- A comprehensive list of algorithms and software used for “high frequency trading”, which would update as the market for it continues to evolve, would be needed
- Regulators would be required to have an exhaustive list of firms that self-identify as “high frequency” or “high speed” institutions, and to use the above standards to qualify other financial institutions who participate in this type of trading.
- There needs to be a way for authorities to verify that firms using HFT systems have a fast, effective way of shutting down, or disabling their software in the event that the programs act unexpectedly or out of sync with the firms trading agenda that day.
- Also needed is a verification method to ensure that one firm’s computer can recognize erratic market behavior and stop its own trading to offset the “hot potato” effect seen in the Flash Crash.
Having uniform defitions for HFT would allow the various regulatory agencies involved to approach the issue from the same direction, moving in cohesion and creating rules that make sense across exchanges. Collecting data on the firms and the software they use makes it easier to regulate having a smaller footprint on the markets as whole. Regulators need to make rules, but the rules also need to be specifically tailored to the issue and have as little spill over as possible.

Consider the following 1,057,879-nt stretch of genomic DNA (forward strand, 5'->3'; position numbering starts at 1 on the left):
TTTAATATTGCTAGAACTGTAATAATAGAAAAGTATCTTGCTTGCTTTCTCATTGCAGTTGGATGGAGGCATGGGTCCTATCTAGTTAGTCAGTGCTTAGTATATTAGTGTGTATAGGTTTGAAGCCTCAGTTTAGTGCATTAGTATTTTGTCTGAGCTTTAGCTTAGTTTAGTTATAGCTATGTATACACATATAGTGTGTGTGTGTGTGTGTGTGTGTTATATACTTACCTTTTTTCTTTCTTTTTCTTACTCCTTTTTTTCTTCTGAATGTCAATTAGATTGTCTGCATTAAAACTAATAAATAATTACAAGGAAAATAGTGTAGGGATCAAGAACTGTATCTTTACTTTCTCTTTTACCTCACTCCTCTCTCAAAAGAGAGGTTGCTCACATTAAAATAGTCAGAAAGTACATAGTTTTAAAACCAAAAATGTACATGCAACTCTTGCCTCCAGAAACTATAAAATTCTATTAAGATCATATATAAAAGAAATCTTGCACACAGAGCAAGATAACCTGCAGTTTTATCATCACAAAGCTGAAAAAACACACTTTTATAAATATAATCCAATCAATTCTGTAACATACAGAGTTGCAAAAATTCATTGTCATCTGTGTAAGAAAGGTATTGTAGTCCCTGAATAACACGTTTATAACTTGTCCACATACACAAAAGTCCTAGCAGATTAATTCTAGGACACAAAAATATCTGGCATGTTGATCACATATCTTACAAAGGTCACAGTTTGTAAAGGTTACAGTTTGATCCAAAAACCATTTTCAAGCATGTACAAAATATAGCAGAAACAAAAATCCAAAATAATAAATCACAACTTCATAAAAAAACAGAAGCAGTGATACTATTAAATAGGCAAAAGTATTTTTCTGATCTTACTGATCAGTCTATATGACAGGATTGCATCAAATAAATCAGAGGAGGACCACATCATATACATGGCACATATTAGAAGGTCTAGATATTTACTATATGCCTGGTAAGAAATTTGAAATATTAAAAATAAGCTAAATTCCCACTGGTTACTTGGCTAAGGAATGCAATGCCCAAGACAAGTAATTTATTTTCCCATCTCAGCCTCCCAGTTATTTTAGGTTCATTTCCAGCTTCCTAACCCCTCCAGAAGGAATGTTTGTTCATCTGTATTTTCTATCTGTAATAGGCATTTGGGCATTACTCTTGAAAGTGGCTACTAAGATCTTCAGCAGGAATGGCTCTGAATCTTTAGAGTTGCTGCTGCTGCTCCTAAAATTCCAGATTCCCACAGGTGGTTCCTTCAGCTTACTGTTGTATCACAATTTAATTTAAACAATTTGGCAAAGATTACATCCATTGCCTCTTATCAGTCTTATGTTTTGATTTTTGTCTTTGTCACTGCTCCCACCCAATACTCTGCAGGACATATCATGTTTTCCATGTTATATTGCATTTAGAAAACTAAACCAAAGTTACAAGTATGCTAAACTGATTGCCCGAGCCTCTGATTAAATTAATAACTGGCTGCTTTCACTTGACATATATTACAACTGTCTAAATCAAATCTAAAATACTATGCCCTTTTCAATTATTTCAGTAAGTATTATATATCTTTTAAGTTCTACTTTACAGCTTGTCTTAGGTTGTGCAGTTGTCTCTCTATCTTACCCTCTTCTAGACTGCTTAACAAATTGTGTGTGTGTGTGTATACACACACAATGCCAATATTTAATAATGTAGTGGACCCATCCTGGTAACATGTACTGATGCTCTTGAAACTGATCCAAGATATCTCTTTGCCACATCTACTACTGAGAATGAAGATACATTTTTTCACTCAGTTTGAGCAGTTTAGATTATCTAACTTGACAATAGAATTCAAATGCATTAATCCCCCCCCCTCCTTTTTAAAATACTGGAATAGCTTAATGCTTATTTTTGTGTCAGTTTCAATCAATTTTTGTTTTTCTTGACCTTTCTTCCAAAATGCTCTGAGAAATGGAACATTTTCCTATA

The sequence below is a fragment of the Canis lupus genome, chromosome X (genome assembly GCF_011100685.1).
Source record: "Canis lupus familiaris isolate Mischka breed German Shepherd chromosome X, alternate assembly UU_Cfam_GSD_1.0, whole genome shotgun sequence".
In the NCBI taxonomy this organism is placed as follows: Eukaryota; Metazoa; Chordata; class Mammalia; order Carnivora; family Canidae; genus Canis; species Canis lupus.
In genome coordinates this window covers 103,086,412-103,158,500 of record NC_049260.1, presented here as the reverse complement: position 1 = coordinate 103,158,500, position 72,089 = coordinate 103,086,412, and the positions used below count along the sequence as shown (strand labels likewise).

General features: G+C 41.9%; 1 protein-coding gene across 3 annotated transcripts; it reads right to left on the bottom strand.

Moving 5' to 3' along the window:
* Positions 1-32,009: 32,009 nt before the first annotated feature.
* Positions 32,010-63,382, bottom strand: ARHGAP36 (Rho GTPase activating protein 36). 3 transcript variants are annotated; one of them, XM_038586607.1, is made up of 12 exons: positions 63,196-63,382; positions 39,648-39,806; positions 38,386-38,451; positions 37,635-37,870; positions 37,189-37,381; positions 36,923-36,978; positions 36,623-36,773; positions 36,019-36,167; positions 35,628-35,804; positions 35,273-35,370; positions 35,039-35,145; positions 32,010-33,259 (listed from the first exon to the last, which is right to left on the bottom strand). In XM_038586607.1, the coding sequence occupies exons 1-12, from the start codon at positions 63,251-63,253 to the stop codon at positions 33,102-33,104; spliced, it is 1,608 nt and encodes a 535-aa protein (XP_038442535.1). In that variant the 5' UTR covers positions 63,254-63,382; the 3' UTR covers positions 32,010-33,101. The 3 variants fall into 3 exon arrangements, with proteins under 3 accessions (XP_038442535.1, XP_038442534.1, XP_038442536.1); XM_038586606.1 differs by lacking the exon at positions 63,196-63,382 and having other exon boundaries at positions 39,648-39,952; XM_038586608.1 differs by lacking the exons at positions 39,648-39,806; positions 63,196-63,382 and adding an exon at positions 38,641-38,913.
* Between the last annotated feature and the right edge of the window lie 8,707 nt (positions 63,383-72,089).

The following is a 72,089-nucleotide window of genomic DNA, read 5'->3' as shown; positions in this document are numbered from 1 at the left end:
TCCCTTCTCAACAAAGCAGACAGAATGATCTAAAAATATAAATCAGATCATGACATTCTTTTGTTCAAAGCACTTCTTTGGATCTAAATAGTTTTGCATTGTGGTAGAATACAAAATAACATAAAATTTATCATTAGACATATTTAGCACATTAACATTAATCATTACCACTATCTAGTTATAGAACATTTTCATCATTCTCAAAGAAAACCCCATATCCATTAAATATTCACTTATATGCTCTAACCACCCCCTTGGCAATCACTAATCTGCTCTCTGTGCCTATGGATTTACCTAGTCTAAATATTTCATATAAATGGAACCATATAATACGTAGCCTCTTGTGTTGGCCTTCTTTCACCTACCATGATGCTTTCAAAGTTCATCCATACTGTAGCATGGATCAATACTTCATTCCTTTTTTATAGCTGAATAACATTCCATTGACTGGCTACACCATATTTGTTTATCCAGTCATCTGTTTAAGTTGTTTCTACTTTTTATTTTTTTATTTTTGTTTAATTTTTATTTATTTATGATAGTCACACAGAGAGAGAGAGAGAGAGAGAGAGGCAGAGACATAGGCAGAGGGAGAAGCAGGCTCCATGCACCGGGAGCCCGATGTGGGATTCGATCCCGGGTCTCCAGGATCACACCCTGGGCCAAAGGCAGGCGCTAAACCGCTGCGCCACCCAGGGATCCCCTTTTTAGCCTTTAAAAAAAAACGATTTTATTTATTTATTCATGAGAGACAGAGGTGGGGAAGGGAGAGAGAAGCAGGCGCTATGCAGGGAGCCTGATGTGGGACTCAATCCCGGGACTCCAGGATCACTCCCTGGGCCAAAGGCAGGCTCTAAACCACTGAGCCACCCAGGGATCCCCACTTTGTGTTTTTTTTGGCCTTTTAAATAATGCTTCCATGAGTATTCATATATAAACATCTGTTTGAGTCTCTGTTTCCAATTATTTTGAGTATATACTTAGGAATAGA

A Last Word
In light of events like the Flash Crash and Knight Capital, it’s more than clear that some combination of federal oversight and corporate responsibility is needed to mitigate the risks of HFT. Market confidence is a fragile thing, especially in the current climate, where concerns over Europe, tax policy, and the ‘fiscal cliff’ drive investors more than company fundamentals do. Errors from high frequency trading can exacerbate sell offs, drive markets into a spiral and take firms into insolvency in the blink of an eye. We must do more to support markets against these concerns and keep America’s exchanges a safe place for all comers to invest.